The convenience of email is a classic double-edged sword — on one end, it makes it easy to reach out to colleagues and clients, but on the other, it opens users up to unsolicited messages. These could be anything from run-of-the-mill marketing emails to “unique” investment opportunities. However, these could also be serious attempts to break into a person’s online accounts, steal their information, and spread malware.
Promotional messages are annoying, but they’re not a significant threat. Email service providers already have measures in place to filter and flag these as spam. And if any of these emails make it past the filter, they’re pretty easy to spot and delete manually. What’s dangerous and harder to curb are the emails sent out by cybercriminals with the intent to attack.
It’s vital that you and your employees learn how to identify and avoid these three dangerous types of spam emails.
1. Phishing emails
According to the 2020 Verizon Data Breach Investigations Report, phishing accounts for over 30% of breaches. It remains the biggest threat to small businesses, with attacks ramping up as many organizations continue to work remotely.
Phishing is typically carried out over email, instant messages, phone calls, and text messages. It involves a fraudster posing as a trustworthy person or organization to steal confidential information or spread malware. A victim is often led to a fake website — designed to look and feel like a legitimate site — which collects their personal information. Once the phisher gets a hold of a victim’s information, they can use this to commit identity theft or fraud. They can even coordinate multiple/multi-pronged attacks to infiltrate a network and gain access to confidential business data.
There are several telltale signs of a phishing email. Aside from having poor grammar, a generic greeting, and suspicious links and attachments, a phishing email usually conveys a sense of urgency. It scares a victim into performing an urgent task, like verifying their account, resetting their password, paying for a purchase they never made, and other similar requests.
To protect against phishing attempts, you and your employees must be extra careful when opening unsolicited emails. Verify if the sender’s email address matches the organization’s official domain name. You can do this by doing a quick Google search or using sites like WHOis and ICANN to confirm the owner of a specific domain name. It also won’t hurt to contact the supposed sender using official channels to confirm the legitimacy of the email.
2. Advance-fee scams
An advance-fee scam involves a victim paying a small upfront payment to someone in anticipation of receiving promised goods, services, and/or money. Once the fraudster receives the payment, they either demand more fees or simply disappear.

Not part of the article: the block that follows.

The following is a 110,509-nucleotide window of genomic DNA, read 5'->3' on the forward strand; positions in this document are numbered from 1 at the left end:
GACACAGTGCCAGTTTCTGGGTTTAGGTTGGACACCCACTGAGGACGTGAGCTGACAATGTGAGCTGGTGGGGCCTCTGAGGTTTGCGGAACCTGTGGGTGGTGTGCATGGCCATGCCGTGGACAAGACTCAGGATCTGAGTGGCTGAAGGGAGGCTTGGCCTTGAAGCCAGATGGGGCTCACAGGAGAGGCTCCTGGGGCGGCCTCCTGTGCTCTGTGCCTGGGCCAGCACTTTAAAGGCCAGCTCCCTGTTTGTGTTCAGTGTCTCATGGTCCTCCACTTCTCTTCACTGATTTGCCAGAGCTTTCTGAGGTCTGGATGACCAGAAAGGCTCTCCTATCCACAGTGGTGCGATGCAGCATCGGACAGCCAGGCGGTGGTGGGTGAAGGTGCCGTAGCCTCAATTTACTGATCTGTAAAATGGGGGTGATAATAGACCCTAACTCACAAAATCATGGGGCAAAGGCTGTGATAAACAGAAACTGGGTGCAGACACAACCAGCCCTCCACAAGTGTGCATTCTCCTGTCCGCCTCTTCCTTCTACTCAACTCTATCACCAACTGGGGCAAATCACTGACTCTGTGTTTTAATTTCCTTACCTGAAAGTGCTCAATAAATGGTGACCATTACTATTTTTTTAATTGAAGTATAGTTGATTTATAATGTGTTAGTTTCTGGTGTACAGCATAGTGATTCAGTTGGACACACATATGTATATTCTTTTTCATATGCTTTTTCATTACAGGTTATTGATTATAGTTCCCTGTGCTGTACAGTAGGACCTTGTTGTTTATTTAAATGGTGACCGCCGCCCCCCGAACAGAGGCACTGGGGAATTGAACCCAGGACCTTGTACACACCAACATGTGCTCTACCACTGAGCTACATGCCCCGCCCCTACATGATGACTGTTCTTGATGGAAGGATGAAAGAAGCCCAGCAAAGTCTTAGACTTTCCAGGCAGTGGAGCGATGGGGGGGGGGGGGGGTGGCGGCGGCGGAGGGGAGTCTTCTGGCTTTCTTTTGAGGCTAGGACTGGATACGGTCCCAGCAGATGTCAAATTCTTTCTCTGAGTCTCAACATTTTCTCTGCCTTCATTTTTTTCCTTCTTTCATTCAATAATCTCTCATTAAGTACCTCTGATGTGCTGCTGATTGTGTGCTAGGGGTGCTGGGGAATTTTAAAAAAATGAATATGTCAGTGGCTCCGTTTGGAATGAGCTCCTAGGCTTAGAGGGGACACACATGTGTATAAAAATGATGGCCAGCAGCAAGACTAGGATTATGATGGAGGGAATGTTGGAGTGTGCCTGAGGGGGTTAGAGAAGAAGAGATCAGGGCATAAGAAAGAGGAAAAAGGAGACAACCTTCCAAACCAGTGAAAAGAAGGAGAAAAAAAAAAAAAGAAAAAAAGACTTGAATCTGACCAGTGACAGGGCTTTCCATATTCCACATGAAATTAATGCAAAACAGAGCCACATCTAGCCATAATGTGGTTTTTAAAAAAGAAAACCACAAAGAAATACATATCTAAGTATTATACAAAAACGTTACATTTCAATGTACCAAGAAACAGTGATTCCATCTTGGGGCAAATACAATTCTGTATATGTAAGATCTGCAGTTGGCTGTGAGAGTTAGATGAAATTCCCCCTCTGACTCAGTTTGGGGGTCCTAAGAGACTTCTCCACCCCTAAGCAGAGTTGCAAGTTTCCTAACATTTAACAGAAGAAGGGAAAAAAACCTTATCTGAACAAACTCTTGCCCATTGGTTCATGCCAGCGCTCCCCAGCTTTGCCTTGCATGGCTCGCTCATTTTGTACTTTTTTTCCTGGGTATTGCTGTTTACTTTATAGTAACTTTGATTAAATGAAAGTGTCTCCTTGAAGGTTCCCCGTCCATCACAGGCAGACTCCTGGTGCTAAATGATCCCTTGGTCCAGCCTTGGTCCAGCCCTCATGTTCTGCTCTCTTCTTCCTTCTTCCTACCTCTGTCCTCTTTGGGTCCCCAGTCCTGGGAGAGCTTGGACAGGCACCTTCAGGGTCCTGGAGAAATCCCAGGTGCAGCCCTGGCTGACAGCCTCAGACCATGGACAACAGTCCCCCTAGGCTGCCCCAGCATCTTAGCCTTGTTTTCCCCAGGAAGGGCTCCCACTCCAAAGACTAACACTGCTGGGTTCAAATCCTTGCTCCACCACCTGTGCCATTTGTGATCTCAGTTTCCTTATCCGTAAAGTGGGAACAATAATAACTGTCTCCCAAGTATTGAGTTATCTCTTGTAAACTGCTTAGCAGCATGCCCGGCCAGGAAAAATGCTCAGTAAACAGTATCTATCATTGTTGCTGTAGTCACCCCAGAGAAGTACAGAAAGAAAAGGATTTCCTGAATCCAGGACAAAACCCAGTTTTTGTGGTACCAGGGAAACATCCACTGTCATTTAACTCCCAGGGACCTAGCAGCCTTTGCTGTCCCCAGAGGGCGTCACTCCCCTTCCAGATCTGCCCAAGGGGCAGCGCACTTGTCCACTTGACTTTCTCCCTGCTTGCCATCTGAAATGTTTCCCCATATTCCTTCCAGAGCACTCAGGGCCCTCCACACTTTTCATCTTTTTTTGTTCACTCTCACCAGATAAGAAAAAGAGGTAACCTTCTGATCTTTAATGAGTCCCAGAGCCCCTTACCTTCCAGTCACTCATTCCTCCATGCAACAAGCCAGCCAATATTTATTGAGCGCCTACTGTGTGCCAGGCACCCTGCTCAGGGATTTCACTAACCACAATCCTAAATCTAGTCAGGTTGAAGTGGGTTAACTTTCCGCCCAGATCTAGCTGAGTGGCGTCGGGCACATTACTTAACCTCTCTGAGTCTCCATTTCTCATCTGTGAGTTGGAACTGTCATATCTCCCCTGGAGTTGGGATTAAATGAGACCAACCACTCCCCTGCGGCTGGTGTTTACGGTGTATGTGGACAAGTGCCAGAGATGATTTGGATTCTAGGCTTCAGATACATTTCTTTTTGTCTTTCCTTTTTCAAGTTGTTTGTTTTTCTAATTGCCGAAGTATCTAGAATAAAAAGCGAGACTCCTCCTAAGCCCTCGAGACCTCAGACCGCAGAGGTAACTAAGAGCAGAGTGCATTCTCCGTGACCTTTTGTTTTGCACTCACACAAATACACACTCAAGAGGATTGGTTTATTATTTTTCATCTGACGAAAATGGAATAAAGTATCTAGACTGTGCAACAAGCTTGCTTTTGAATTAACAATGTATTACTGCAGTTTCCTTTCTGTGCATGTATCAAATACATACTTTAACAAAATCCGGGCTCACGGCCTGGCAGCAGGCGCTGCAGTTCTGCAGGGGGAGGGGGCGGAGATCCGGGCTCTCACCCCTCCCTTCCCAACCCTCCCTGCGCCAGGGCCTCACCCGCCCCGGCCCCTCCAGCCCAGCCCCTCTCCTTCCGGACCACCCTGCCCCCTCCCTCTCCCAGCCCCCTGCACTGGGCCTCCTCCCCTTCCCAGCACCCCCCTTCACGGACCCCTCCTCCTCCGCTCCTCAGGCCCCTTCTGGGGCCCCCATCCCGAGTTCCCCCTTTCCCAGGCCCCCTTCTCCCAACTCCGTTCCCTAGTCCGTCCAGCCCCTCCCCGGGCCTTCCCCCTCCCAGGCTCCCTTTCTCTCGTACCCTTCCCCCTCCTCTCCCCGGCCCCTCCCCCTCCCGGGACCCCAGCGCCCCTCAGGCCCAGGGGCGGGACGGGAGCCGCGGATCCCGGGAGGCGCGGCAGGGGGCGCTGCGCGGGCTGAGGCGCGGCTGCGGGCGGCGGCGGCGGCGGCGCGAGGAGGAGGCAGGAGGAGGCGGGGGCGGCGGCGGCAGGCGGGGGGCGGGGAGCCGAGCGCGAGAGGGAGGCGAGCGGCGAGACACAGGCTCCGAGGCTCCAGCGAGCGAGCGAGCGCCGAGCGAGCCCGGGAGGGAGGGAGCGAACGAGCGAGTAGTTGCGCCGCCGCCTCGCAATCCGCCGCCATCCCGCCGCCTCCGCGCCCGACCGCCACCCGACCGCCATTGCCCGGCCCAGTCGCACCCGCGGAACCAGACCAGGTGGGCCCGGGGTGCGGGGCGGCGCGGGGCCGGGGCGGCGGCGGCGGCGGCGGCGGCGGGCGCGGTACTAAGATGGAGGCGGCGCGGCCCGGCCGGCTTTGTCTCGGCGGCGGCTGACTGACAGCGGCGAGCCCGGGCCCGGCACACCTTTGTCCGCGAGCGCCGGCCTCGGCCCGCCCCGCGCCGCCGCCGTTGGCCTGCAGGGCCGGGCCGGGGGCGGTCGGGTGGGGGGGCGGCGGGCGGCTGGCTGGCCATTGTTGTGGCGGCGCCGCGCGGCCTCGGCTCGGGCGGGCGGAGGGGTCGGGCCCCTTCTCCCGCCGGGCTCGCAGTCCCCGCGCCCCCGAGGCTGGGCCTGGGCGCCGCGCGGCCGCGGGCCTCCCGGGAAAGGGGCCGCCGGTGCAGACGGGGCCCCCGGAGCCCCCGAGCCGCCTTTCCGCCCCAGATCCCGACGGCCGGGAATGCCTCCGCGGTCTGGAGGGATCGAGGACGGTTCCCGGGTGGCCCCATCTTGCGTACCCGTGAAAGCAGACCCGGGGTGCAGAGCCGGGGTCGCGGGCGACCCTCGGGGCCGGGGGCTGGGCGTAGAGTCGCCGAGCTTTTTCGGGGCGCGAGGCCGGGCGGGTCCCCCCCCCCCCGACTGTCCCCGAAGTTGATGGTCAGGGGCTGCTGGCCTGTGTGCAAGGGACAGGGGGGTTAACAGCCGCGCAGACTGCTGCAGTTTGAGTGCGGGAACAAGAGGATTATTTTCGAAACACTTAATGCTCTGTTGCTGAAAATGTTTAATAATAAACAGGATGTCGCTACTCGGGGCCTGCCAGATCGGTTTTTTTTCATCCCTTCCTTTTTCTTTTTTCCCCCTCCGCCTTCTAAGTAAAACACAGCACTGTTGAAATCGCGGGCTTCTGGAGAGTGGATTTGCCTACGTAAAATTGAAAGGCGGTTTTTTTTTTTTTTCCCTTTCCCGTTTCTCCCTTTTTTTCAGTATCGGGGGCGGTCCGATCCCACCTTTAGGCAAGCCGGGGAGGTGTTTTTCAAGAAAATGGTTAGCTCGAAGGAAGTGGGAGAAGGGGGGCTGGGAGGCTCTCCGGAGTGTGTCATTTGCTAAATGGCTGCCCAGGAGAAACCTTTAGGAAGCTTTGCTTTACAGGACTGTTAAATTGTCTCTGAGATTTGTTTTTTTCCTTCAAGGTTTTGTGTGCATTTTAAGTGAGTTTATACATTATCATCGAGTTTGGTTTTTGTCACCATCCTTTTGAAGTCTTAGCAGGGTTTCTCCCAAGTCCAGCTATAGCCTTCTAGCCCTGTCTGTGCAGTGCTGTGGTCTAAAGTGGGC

Among the most recognizable advance-fee scams are the 419 scams, also known as the Nigerian prince scams. These begin with emails purporting to be from a member of a royal family in another country, offering victims part of a sizable fortune in exchange for a small favor. This could be to share their bank account information so the royal could transfer the funds to them for safekeeping, or to pay a small fee to cover the expense of transferring the money. That’s when the scammers run off with the victim’s money or, worse, drain their bank account.
Many people still fall victim to advance-fee scams, mainly because scammers make use of social engineering tactics that involve manipulation or taking advantage of the victims’ empathy, vanity, or greed. To safeguard your business from social engineering attacks, require all employees, including executives, to participate in regular security awareness training to learn how to spot and avoid social engineering attempts.
Malspam — short for malicious spam emails — are, essentially, emails that carry harmful links or infected attachments. Like phishing emails and advance-fee scams, malspam coaxes victims to perform an action that’s often against their better judgment. In this case, it forces the recipient to click a download link or open an attachment. Doing so automatically infects their computer with malware, like ransomware, spyware, keyloggers, and more.
Once a cybercriminal gains access to the victim’s computer, they can then steal login credentials and financial information, spread even more malware, or send out more spam via the infected device.
The best way to avoid malspam, or any other dangerous type of spam email, is to double up on security. It pays to invest in powerful anti-malware programs and firewalls that prevent, detect, and remove malicious files on your computers and systems. It’s also helpful to conduct regular network audits to check for vulnerabilities and keep your corporate network updated, stable, and safe from threats.
Further reading: How to protect your business from dangerous spam emails
Protect your business from dangerous spam emails and other cyberthreats by partnering with Prosum. Get in touch with our experts today to learn more about how we can help safeguard your data with a security fortress that works as hard as you do.